Ensuring pay parity between further education lecturers and school teachers in Wales could cost another pound;9 million over the next three years - at a time of frozen and declining budgets.
John Graystone, chief executive of fforwm, which represents Welsh colleges, said the Assembly government's policy on the issue was inconsistent.
Speaking at fforwm's annual conference in Llandudno yesterday, he highlighted a "policy which supports pay parity but which, after the initial funding for pay, suddenly disappears".
He said: "Do we revert back to every college paying different pay levels? We calculate long-term incremental costs to be around pound;9m by 2010."
The Assembly government has provided pound;32m over the past three years to help harmonise pay between the two sectors. But costs are likely to creep up as FE staff progress through their own "threshold" to an upper pay spine.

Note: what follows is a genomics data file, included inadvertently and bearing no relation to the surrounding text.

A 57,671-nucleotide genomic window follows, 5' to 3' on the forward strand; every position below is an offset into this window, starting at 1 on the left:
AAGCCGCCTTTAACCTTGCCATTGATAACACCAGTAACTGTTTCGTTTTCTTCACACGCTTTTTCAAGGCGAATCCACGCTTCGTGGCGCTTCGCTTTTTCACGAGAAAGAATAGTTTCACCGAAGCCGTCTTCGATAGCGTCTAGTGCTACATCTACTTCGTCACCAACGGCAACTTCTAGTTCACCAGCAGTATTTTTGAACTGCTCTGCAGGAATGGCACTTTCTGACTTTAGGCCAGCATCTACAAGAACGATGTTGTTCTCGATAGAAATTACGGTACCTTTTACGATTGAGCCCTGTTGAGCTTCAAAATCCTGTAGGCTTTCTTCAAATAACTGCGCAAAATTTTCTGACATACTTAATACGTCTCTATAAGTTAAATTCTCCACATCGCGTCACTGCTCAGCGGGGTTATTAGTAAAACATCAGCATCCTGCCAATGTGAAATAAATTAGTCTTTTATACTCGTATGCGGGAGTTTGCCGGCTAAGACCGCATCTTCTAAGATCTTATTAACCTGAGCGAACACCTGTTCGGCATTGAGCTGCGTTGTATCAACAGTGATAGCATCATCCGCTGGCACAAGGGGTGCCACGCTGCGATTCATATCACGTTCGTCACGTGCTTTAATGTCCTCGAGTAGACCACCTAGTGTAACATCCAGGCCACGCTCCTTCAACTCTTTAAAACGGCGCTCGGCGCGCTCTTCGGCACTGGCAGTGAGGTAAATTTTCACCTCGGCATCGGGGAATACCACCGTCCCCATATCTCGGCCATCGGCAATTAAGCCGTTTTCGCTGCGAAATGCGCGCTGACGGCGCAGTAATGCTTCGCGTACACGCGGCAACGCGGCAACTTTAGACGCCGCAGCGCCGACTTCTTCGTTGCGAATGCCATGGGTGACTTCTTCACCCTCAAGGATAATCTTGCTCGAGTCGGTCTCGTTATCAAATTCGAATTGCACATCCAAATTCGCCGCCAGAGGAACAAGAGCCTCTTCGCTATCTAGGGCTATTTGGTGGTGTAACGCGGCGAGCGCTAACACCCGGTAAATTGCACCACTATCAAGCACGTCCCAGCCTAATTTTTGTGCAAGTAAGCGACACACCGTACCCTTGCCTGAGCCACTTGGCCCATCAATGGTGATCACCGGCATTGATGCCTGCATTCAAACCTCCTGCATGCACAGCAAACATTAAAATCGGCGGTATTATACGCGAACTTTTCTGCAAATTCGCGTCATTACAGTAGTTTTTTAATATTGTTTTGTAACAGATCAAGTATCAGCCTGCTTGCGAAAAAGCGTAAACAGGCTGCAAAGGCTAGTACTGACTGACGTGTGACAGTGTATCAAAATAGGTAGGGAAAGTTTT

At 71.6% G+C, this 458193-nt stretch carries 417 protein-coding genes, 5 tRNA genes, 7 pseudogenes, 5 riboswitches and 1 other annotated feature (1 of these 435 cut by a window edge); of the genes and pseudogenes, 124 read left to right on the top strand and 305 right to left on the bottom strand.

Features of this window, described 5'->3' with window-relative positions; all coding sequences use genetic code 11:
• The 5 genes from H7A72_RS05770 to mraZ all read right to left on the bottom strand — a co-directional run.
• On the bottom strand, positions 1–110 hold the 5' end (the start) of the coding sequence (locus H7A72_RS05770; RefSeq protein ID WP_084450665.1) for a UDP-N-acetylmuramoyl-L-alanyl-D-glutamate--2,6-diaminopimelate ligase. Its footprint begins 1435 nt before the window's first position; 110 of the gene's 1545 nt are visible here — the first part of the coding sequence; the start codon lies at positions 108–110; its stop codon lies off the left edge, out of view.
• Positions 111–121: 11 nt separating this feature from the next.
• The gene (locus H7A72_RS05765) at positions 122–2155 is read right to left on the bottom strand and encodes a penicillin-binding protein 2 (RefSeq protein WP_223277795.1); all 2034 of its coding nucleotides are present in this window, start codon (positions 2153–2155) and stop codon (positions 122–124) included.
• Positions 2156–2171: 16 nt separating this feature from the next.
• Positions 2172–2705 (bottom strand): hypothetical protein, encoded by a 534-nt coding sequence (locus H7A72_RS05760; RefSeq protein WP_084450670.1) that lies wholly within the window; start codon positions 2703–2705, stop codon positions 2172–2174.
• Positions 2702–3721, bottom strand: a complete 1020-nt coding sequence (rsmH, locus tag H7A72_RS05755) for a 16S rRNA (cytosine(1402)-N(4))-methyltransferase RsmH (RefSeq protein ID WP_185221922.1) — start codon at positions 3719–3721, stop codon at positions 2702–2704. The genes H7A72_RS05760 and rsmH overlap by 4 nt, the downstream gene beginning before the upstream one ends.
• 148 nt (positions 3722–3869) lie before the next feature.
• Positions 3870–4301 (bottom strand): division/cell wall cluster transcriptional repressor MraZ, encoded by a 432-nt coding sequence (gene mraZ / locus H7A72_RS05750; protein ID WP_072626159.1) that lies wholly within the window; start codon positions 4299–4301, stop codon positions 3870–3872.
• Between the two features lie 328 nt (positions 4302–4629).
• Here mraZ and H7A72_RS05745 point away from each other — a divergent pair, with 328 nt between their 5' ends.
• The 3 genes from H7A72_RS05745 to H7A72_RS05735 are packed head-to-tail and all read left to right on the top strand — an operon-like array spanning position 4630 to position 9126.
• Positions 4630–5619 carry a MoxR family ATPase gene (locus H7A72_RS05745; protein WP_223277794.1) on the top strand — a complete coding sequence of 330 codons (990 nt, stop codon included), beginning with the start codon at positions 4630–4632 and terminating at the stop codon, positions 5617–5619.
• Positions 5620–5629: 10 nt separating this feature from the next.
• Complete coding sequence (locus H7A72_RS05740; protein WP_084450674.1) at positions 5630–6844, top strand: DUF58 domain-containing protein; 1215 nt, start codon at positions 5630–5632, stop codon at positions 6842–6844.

Dr Graystone noted 18 colleges received a frozen budget this April, with an overall sector increase of some 0.46 per cent - compared with 2.78 per cent for schools. Colleges were expecting to benefit more from a new funding system which applies to both schools and colleges providing post-16 education.
"The good news - your budgets are frozen," he told delegates. "The bad news? Your budget will decline every year up to 2010, and we want you to increase participation, raise standards and take on new initiatives."